Panel to begin case-by-case review of untested kits; report recommends tracking system, standardized policies, procedures and training
DES MOINES – More than 4,200 untested sexual assault evidence kits are stored in police departments and sheriff’s offices across Iowa, according to a yearlong survey of city and county law enforcement agencies conducted by the Attorney General’s Crime Victim Assistance Division.
The audit, called the Sexual Assault Kit Initiative (SAKI), is the result of legislation passed in 2016 requiring the survey and a report, submitted Tuesday, to the legislature. The report includes the survey results from 387 law enforcement agencies, steps to address the backlog, and a plan to develop recommendations for the future.
“Our law enforcement partners across the state are working with us to help us get a handle on this issue, with a goal of bringing offenders to justice while supporting and empowering Iowa’s sexual assault survivors,” Attorney General Tom Miller said.
The statewide initiative, funded by a $3-million federal grant through the U.S. Department of Justice, is part of a nationwide effort to address a backlog of untested kits.
Iowa law requires law enforcement agencies to retain sexual assault kits for ten years for adult victims, and ten years following a minor victim’s 18th birthday.
Iowa law also has a separate statute of limitations for old rape cases. That three-year time frame begins to run if, through the development of a DNA profile, investigators discover the identity of a previously unknown perpetrator.
Key Survey Results
A multi-disciplinary team, comprised of law enforcement, prosecutors, crime victim advocates, and public health professionals, developed a survey to determine the scope of untested sexual assault kits and reasons behind it. Some key results of the survey:
- There are 4,265 untested sexual assault kits in Iowa.
- 168 of 387, or 43%, of Iowa’s law enforcement agencies are storing untested kits.
- Nine police departments, generally serving the most populated cities, account for 63% of the untested kits.
- No Iowa hospitals report storing untested kits.
- The top reasons departments did not submit kits for testing: The victim did not wish to file charges (19%); law enforcement doubted the truthfulness of the accusation (15%); or the victim did not cooperate (12%).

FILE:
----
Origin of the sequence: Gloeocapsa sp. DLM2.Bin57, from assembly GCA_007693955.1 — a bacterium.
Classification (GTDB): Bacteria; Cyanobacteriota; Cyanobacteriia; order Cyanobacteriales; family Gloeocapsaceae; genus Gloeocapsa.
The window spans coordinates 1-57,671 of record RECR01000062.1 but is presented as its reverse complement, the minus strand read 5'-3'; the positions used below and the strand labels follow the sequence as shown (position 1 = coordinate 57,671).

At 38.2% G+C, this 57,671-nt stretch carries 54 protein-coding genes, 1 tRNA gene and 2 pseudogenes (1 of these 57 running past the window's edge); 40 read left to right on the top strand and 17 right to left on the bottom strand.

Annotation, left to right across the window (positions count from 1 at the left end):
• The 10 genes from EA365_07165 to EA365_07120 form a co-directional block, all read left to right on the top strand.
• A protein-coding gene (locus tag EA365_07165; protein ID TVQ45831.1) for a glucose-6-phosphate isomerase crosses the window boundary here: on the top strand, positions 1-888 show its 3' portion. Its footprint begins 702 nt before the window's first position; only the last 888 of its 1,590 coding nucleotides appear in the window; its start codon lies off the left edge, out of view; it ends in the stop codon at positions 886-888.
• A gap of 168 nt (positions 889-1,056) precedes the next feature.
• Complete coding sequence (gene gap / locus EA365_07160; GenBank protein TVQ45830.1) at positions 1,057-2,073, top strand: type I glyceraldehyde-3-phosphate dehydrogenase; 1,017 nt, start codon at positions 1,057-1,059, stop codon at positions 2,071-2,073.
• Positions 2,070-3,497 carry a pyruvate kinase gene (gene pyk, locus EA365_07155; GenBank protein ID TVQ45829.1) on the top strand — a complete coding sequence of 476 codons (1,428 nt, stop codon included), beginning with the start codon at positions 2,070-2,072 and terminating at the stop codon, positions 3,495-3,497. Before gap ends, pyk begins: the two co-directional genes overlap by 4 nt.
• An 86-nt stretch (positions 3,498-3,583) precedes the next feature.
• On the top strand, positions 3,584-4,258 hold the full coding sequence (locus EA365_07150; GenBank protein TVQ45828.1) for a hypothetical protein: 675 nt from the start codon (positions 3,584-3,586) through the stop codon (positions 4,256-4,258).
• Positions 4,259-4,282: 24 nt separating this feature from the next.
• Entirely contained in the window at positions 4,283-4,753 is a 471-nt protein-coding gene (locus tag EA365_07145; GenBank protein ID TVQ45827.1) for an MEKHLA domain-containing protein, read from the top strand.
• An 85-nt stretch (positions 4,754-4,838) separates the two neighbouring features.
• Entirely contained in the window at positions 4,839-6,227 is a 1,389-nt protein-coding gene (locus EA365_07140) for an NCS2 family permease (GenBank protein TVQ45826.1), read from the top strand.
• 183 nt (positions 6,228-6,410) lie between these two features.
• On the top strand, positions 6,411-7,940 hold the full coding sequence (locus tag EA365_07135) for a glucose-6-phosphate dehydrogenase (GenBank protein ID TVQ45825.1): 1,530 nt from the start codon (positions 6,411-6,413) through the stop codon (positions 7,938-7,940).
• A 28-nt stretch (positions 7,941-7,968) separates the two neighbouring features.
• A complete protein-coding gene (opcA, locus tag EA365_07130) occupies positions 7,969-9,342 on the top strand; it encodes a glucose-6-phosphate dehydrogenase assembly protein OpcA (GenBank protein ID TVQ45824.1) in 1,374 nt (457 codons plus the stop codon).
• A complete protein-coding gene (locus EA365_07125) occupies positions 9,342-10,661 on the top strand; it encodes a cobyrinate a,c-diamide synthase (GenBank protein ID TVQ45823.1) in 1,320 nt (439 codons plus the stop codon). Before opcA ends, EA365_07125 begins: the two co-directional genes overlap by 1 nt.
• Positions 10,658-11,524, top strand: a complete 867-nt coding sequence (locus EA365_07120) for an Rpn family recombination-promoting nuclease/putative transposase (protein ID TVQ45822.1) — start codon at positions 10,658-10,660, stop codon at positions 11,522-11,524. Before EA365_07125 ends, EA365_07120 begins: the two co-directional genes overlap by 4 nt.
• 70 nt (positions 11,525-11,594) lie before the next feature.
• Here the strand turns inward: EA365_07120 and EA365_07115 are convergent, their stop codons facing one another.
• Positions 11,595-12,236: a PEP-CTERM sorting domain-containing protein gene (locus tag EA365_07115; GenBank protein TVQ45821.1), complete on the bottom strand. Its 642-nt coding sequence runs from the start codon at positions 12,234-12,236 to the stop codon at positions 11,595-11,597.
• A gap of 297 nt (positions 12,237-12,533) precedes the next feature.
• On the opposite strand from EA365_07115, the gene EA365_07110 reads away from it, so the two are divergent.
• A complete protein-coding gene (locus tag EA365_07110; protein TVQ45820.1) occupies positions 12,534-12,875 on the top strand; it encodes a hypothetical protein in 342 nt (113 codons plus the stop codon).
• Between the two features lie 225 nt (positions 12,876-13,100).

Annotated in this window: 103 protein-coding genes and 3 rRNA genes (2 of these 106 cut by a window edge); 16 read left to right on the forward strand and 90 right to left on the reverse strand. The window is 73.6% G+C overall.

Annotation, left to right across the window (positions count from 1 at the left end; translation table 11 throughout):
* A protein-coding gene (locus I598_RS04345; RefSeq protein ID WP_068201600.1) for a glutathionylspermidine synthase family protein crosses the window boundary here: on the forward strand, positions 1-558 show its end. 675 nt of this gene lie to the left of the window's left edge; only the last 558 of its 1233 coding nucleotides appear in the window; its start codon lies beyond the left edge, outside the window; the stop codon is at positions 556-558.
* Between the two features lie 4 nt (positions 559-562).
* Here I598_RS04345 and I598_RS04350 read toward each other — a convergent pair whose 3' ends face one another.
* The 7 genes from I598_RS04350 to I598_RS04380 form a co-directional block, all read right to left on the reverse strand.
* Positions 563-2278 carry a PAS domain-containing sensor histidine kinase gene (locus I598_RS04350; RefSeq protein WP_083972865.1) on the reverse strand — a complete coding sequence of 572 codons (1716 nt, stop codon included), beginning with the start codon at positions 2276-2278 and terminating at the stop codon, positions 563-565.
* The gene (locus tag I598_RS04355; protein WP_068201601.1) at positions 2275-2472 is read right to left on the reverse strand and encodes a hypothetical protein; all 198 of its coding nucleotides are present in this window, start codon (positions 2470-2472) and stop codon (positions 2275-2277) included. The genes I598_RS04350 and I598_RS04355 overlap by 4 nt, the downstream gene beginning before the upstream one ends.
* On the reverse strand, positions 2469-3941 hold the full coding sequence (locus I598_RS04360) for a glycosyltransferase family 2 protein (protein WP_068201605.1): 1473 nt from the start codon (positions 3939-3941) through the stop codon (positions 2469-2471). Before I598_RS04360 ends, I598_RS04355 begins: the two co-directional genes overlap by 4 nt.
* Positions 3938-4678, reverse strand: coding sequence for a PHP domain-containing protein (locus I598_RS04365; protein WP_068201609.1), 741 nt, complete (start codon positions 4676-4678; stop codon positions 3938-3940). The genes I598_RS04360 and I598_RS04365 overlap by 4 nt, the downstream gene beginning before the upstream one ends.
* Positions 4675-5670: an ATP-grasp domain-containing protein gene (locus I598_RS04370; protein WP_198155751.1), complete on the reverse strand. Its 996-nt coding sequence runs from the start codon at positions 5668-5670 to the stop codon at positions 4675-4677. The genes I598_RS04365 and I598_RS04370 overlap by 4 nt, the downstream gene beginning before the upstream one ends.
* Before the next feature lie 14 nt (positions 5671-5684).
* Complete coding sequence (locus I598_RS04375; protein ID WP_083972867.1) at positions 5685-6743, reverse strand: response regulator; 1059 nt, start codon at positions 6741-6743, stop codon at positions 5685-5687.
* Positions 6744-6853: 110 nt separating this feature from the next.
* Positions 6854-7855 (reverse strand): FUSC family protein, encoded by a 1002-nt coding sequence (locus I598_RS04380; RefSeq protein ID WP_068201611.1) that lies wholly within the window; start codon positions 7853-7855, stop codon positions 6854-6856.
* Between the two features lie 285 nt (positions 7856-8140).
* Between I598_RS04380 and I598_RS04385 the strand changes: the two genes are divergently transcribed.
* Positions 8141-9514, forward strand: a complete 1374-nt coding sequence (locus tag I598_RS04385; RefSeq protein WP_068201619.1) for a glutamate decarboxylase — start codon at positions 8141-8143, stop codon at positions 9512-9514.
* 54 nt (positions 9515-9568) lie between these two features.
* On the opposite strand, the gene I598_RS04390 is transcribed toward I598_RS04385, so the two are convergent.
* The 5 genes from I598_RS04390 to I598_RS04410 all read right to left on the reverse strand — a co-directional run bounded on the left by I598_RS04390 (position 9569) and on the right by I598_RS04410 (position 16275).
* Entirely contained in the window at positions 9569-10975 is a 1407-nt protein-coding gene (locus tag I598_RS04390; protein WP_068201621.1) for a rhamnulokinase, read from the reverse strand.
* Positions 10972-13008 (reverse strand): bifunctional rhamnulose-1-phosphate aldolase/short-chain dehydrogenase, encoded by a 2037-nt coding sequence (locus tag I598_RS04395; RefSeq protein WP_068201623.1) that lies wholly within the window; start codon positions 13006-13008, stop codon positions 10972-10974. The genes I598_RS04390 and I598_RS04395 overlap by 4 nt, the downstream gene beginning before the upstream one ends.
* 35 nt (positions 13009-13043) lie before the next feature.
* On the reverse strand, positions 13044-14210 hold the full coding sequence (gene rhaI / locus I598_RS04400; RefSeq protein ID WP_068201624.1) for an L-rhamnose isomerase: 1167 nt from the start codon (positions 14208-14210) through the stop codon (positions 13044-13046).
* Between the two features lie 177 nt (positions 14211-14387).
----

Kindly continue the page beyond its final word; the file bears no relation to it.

- 502 kits are being stored in cases where the statute of limitations expired prior to January 1, 2016.
- Several agencies indicated they had destroyed kits due to a misunderstanding of the legal requirements for kit retention.
Team to Decide Testing Case-by-Case
The multi-disciplinary team will evaluate the circumstances of each untested kit to determine which kits will get tested. As testing the backlog would overwhelm the Iowa Division of Criminal Investigation’s (DCI’s) Criminalistics Laboratory’s ongoing workload, and as a condition of the federal grant, the team will seek DNA testing through outside laboratories. A DCI lab administrator will decide which DNA results to add to the Combined DNA Index System (CODIS) database. If a DNA profile results in a CODIS match, the match will be referred to the appropriate law enforcement agency.
Victim Role in Testing
The team will also decide how to notify, engage and support sexual assault victims whose untested kits may be candidates for testing. The team will consider a victim’s wishes regarding testing, in addition to the victim’s safety and well-being. Victims who seek a status update on the testing of their sexual assault kit may contact the law enforcement agency that submitted the kit, a local victim services advocate, or the Crime Victim Assistance Division at 515-281-5044.
Sexual Assault Kit Tracking System
The Sexual Assault Kit Initiative is pursuing the establishment of a statewide sexual assault kit tracking system which, when implemented, will track the status of all sexual assault kits collected at a medical facility, stored by law enforcement, or sent to laboratories for analysis.
Improve and Standardize Protocols
Lastly, the initiative seeks to improve and standardize protocols associated with testing and victim support, statewide training, and a review of statutes regarding sexual assault kit testing.
“We’re working collaboratively on a plan to improve and standardize sexual assault evidence kit procedures to help ensure we don’t see a backlog like this again,” Miller said.
The Sexual Assault Kit Initiative Inventory report, including a complete listing of unsubmitted test kits by department and the reasons, is available here.